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Sam and Dean always used to beeline for the children's section in any new library they came to. They got to visit a lot of new libraries, because it was always the first place their dad stopped when they came to a town they were going to stay in for any length of time.

They both learned to read by puzzling over picture books during long, peaceful afternoons while their dad researched, glancing over at them periodically to make sure they weren't instigating mayhem or havoc. Fortunately the librarians almost always thought that the two boys were adorable and well-behaved.

After a while, John would come over and read them one book each, whatever they had picked out. After Dean learned to read, he'd practice by reading to Sammy a lot, and if Dean preferred stories about knights and dragons while Sammy always wanted The Roly Poly Puppy, well, eventually Sammy grew up out of it.

Some of the few memories John had of his own father were of being read to, curled up in his arms, or of watching his dad reading impressively ancient-looking books at his desk.

But libraries weren't just good for storybooks. John always came to the library first, because it would have not just books he could use to learn more about mythological creatures, but lots of immediately practical information too, like maps and apartments for rent and all the local newspapers.

He fine-tuned his sense for gleaning a subtle trail of something isn't adding up here from casually bewildered (or freaked out) news articles that he read sitting in small local libraries, one eye on his sons as they cuddled together on the floor, surrounded by Dr Seuss and The Little Engine That Could.

Later, libraries would even provide computers and Internet access, but that wasn't until the boys were teenagers.

When they were little, it was always the most exciting ritual in the world to get a brand-new library card each, every time they moved. When Dean got taller, he pretended to be too cool to care about another new card, but John and Sammy both knew that he kept every single one he'd ever had, carefully in order in their own leather wallet. He even kept the ones that were three or five or ten years old, so old that if they did go back to a town, he would have had to get a new one anyway.

But they seldom went back to a town; John was cautious about revisiting anyplace that might remember him too vividly, or for the wrong reasons. He was assiduous about avoiding any attention from the law. He and his sons' survival could depend on not being noticed, by people - or by worse things out there.

By the time a threat caught up to them, there was a good chance it would be too late. It was much better to keep moving, leaving as faint of a trail as he could manage.

There were few tasks John hadn't ever been able to manage, if he put his mind to it.

As the boys got older, they got more practical as well. Dean put himself in charge of looking for apartments as soon as Sammy could reliably entertain himself in the kids' section, puffing up his chest and presenting John with a list of the most wretched, bottom-of-the-barrel roach traps that existed.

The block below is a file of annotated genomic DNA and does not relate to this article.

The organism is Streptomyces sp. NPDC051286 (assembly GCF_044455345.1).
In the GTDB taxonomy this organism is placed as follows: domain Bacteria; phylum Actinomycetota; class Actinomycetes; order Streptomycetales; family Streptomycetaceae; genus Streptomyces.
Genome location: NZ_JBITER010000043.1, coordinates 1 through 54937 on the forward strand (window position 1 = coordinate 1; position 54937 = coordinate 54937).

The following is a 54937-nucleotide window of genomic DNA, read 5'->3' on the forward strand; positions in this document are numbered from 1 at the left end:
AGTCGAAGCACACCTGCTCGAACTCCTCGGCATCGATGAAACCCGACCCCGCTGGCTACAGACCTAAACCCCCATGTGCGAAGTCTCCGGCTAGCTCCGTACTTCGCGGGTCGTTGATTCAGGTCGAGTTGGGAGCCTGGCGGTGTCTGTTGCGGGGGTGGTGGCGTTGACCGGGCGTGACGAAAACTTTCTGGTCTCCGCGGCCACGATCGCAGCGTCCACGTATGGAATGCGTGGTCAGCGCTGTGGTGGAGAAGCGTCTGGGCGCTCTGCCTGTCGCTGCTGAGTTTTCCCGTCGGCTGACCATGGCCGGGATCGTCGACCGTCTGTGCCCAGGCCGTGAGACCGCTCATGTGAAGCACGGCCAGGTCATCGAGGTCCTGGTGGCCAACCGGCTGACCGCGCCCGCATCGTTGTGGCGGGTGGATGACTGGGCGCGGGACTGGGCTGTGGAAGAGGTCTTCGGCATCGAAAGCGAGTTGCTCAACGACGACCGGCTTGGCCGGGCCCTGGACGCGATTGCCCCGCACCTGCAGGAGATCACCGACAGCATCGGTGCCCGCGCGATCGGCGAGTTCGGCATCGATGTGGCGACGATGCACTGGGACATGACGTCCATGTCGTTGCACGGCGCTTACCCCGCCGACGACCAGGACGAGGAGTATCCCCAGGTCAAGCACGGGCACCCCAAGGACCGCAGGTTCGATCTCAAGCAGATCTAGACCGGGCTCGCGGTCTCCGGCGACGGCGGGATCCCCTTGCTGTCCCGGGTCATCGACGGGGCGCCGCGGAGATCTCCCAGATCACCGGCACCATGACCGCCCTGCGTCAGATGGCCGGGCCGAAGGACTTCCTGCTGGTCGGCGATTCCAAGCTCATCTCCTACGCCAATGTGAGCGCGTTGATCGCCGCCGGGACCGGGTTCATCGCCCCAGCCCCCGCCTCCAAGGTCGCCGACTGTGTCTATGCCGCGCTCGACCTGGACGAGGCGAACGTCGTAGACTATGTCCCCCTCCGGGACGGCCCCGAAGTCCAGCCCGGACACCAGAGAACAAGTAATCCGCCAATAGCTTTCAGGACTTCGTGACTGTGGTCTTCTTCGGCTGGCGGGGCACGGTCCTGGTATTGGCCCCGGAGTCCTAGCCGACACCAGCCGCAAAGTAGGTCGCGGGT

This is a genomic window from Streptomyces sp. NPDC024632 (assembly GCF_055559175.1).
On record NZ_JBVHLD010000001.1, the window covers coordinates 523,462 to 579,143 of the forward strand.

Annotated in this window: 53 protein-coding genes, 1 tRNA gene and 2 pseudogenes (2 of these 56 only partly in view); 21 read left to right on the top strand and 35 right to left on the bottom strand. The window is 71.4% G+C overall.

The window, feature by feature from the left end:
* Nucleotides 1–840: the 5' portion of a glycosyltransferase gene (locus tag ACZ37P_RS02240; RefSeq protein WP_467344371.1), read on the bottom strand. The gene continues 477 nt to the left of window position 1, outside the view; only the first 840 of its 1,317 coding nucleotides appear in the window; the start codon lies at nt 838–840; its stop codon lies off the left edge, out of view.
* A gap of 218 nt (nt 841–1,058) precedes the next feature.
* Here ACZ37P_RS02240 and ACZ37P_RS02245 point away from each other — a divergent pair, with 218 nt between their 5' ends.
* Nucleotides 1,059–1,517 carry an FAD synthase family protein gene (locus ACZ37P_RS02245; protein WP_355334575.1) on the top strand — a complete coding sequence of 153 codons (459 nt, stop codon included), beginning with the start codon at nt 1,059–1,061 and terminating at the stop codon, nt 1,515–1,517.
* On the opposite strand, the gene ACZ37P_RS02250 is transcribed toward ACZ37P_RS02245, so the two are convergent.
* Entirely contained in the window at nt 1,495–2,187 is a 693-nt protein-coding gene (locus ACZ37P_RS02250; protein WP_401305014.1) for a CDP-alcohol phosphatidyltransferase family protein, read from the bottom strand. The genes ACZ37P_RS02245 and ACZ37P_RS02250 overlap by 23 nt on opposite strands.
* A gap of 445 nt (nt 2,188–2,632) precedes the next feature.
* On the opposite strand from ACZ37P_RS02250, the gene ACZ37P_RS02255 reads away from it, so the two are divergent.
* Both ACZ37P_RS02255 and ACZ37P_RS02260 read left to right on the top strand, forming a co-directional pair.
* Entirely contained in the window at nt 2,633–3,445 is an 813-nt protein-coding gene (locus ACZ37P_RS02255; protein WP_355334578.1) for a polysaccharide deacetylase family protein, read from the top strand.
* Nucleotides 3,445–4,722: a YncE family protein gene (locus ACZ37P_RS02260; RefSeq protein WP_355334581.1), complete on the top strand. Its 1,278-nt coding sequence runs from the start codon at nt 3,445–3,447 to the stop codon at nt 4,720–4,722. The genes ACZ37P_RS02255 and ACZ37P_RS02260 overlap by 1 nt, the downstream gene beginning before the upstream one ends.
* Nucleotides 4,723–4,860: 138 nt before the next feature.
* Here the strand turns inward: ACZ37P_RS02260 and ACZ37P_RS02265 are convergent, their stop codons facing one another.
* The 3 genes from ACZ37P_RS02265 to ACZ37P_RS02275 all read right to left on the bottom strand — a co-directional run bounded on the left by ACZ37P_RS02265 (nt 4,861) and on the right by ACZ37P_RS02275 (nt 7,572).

John had to hide his dismay, looking it over and pretending to carefully consider each one, as Dean enthused about his latest "cozy, quaint, quirky" find. More like tiny, ancient, and falling apart, John thought. Then he'd gently guide the search up a notch in price range so he didn't have to worry about his sons being surrounded by derelicts for however long they were staying.

When they were on the road he'd use a motel. He'd gotten a few basic camping skills in the Marines, but nothing they'd taught him was sufficient preparation for roughing it with toddlers, so he held that option far, far back in reserve. But most of the time when he was on a case, or looking for one, it was cheaper and better to find some kind of apartment, even if it was just a couple rooms.

Especially once school started: he always tried to let them finish a semester in the same place. He'd get a job or two to pay their keep, as a mechanic if he could get it, or whatever odd jobs he could find. Then he'd use whatever spare hours he had while the kids were at school to sift through the library's newspapers, looking for hunts. He'd go through their mythology section, looking for anything useful to add to his journal, and then he'd do preliminary research for any hunts he'd found within a state or two.

After school let out, he'd go get Sam and Dean and often they'd join him in the library for an hour or two, working on their schoolwork and leafing through books until they got too restless and John sent them to run laps around the building.

If they still had energy after the three of them got back to whatever little place they were staying at, he'd run them through a few basic drills. John had had to get himself back into shape when he'd first hit the road; his life with Mary as a mechanic had left him a far cry from the fighting trim he'd enjoyed as a Marine. So he'd done push-ups and sit-ups and it hadn't taken long until he was doing them with two giggling little boys clambering all over him. He'd done a lot of sprint sets with his gleefully shrieking sons on his back.

Dean, as a rule, wanted to do whatever John was doing, and Sammy wanted to join in whatever Dean did. As he got older, Sam got more competitive, too, like younger siblings the world over. Just because he could never do as many chin-ups as his brother didn't stop him from trying.

And once John started Dean on a few basic self-defense lessons, Sam was excited to realize he could occasionally outrun Dean, if Dean had gotten distracted enough by throwing punches in the air to half-ass his laps that day.

They could spend several months in one place that way, John finishing the hunt he'd come for and likely as not turning up one or two others local enough, and preparing for when the school vacation would let them travel for the next hunt.